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The following is from a MS. letter received from Miss Ellen Larned, of Thompson, Conn.:
“I think that all the ministers of Windham county were earnest patriots during the Revolution, helping first to form public opinion, and giving to the last all public aid and comfort to the popular cause. At a meeting of the Windham County Association in 1777, it was agreed that, “considering the peculiar circumstances of our land during the present calamities of war, wherewith the holy and righteous God is pleased to exercise us, the declension of religion and prevalence of iniquity, we think it our duty to stir up ourselves and the people of our charge, to a diligent attention to our duties, and propose the Gen. Association to recommend professors of religion to renew their covenant with God, that family religion and order might be maintained, &c.'” An address to that effect was accordingly prepared, printed, and a thousand copies distributed among the twenty parishes of Windham county.
Rev. EBENEZER DEVOTION, of Scotland parish, though dying before the breaking out of the war, deserves to be ranked among the patriot clergy of the Revolution. He was a man of strong character, and much influence. His fellow-citizens in Windham showed their confidence in his judgment by sending him as their representative to the General Assembly in the Stamp Act agitation of 1765, which was, according to Dr. Stiles, “a very singular instance." His successor, Rev. JAMES COGSWELL, was a warm friend of the patriot caus and after the return of peace, was selected to preach the celebration sermon at Windham, which was received with great approbation.
Rev. ABIEL LEONARD, of Woodstock, was deeply concerned in Revolutionary affairs. In May, 1775, he was appointed chaplain of the Third Connecticut regiment, at the earnest request of General Putnam. He is described “as a man of noble presence, a finished gentleman in manners, and an accomplished pulpit orator." He was very popular in the army, and officiated on many public occasions to great acceptance. July 18, 1775, all the companies under General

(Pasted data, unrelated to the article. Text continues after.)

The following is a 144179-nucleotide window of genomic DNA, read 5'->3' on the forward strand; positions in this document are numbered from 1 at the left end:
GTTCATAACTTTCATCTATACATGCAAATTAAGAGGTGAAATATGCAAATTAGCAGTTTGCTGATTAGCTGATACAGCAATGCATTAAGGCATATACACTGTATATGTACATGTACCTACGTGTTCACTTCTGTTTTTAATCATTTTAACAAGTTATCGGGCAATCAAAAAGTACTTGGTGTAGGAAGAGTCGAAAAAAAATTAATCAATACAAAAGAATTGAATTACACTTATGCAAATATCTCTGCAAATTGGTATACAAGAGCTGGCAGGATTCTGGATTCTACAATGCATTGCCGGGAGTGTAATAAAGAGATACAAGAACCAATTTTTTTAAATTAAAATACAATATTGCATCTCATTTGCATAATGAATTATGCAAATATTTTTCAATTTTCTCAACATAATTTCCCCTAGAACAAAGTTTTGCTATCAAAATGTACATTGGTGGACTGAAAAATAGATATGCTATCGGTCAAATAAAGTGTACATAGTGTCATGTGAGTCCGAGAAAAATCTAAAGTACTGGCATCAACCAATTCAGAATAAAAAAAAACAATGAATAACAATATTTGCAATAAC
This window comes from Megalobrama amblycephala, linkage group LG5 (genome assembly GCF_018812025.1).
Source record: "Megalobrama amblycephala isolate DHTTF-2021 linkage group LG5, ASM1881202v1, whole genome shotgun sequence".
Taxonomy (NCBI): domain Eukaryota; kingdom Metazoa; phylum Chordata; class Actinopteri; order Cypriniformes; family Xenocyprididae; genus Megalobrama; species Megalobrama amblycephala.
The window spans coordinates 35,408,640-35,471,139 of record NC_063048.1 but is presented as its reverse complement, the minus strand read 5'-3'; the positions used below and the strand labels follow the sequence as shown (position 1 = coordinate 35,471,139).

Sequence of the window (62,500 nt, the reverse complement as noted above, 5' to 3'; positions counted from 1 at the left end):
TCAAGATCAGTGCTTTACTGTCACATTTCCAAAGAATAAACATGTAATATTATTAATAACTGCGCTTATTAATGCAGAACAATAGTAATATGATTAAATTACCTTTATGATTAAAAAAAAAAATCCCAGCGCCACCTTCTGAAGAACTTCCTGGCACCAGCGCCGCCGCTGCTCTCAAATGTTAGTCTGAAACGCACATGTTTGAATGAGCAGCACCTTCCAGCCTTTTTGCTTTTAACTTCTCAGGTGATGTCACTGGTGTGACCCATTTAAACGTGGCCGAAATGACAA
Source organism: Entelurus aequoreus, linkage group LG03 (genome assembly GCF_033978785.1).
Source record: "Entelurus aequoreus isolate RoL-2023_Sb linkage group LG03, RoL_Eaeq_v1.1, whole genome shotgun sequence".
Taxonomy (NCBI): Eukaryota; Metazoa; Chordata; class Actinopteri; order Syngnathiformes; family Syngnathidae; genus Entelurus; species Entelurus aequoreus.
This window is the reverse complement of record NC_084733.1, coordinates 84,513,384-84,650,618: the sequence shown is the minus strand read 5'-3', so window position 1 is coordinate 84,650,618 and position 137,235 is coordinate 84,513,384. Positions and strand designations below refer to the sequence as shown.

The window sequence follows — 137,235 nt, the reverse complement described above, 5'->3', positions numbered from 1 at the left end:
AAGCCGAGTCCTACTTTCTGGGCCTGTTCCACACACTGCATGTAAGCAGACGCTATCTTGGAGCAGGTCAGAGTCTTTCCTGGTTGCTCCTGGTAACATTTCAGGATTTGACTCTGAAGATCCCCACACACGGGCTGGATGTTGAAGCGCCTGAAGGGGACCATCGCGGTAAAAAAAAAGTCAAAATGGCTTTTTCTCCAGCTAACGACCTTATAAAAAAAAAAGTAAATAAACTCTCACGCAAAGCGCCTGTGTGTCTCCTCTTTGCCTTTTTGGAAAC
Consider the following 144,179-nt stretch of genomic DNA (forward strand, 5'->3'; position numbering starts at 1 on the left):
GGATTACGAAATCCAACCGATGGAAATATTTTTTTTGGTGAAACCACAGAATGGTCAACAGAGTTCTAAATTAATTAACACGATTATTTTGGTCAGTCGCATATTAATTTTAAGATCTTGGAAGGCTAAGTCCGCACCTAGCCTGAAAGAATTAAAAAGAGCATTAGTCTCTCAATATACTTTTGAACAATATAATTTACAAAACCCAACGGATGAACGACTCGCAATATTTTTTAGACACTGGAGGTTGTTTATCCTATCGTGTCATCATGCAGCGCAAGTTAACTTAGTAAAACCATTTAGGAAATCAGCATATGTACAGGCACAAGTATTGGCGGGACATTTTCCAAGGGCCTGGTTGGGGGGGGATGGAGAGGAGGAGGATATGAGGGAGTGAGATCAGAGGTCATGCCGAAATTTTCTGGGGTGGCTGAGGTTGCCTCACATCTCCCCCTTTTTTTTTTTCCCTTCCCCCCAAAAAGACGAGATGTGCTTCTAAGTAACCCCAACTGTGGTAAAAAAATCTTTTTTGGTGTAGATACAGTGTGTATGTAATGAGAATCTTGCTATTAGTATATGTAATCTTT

Putnam's immediate command assembled on Prospect Hill to hear the Declaration of Congress, setting forth the causes and necessity of the war, and receive the elegant new standard presented by Connecticut. Mr. Leonard read the Declaration, and “made an animated, pathetic, and highly patriotic address to the army, followed by a pertinent prayer.” You will see in Dr. Tarbox's Life of Putnam several allusions to Mr. Leonard's public ministration. Besides these he was active in providing religious reading for the soldiers. I have seen a notice of “A Prayer composed for the benefit of the soldiery in the American Army to assist them in their private devotions, by Abiel Leonard, Chaplain to Gen. Putnam's regiment,” Cambridge : printed by S. E. Hall, 1775. It was said to be in nine pages ; "a highly creditable performance,” but I have not been able to find it. It is well worth notice, as, perhaps, the first attempt to furnish religious literature for soldiers.
The church at Woodstock was very reluctant to relinquish their pastor, but yielded to the call of their country. The following letter will show you the estimate in which he was held:
“ To the Church and Congregation at Woodstock :
“Mr. Leonard is a man whose exemplary life and conversation must make him highly esteemed by every person who has the pleasure of being acquainted with him. It therefore can be no surprise to us to hear they are loth to part with him. His influence in the army is great. He is employed in the glorious work of attending to the morals of a brave people who are fighting for their liberties—the liberties of the people of Woodstock—the liberty of all America. We therefore hope that knowing how nobly he is employed, the congregation of Woodstock will cheerfully give up to the public a gentleman so very useful, and when by the blessing of a kind Providence this glorious and unparalleled struggle for our liberties is at an end, we have not the least doubt that Mr. Leonard will with redoubled joy be received in the open arms of a congregation so very dear to him as the good people of Woodstock are. This is what is hoped for-this is what is expected by the congregation of Woodstock's sincere well wishers and very humble servants,
ISRAEL PUTNAM." HEADQUARTERS, CAMBRIDGE, 24th of March, 1776.
Mr. Leonard went with the army to New York, and continued to serve as chaplain to General Putnam. In 1777 he received the degree of S. T. D. from New Jersey College. His end was most unfortunate. Overstaying his furlough in consequence of sickness in his family, he was met on his return to camp by the news of his supersedure. Very impulsive by nature, and keenly sensitive to applause or censure, he was unable to endure the disgrace and mortification, and took his life with his own hand.
Rev. Elisha ATKINS, afterwards pastor of the First church of Killingly, served as chaplain during the war.
FROM A MS. LETTER RECEIVED FROM MISS ELLEN LEARNED,